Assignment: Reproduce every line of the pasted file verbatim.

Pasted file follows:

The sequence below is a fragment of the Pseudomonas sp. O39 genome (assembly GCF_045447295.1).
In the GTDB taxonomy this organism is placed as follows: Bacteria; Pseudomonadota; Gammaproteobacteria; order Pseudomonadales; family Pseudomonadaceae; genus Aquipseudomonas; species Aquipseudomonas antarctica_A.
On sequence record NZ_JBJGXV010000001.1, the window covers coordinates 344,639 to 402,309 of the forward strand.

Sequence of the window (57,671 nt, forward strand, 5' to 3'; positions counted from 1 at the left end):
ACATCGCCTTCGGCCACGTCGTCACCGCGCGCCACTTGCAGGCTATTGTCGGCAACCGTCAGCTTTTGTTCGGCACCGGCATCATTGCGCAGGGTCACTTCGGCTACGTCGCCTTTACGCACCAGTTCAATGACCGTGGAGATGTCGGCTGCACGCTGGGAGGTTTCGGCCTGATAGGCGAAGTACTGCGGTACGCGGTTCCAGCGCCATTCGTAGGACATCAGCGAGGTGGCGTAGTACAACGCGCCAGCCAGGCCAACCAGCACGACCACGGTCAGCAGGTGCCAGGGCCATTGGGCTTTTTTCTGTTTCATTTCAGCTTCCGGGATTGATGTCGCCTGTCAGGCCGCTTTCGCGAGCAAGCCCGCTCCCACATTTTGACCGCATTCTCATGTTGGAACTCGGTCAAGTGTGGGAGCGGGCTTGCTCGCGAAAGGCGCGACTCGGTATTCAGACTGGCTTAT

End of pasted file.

The sequence below is a fragment of the Pseudomonas sp. O39 genome (assembly GCF_045447295.1).
In the GTDB taxonomy this organism is placed as follows: Bacteria; Pseudomonadota; Gammaproteobacteria; order Pseudomonadales; family Pseudomonadaceae; genus Aquipseudomonas; species Aquipseudomonas antarctica_A.
On sequence record NZ_JBJGXV010000001.1, the window covers coordinates 344,639 to 402,309 of the forward strand.

Sequence of the window (57,671 nt, forward strand, 5' to 3'; positions counted from 1 at the left end):
ACATCGCCTTCGGCCACGTCGTCACCGCGCGCCACTTGCAGGCTATTGTCGGCAACCGTCAGCTTTTGTTCGGCACCGGCATCATTGCGCAGGGTCACTTCGGCTACGTCGCCTTTACGCACCAGTTCAATGACCGTGGAGATGTCGGCTGCACGCTGGGAGGTTTCGGCCTGATAGGCGAAGTACTGCGGTACGCGGTTCCAGCGCCATTCGTAGGACATCAGCGAGGTGGCGTAGTACAACGCGCCAGCCAGGCCAACCAGCACGACCACGGTCAGCAGGTGCCAGGGCCATTGGGCTTTTTTCTGTTTCATTTCAGCTTCCGGGATTGATGTCGCCTGTCAGGCCGCTTTCGCGAGCAAGCCCGCTCCCACATTTTGACCGCATTCTCATGTTGGAACTCGGTCAAGTGTGGGAGCGGGCTTGCTCGCGAAAGGCGCGACTCGGTATTCAGACTGGCTTAT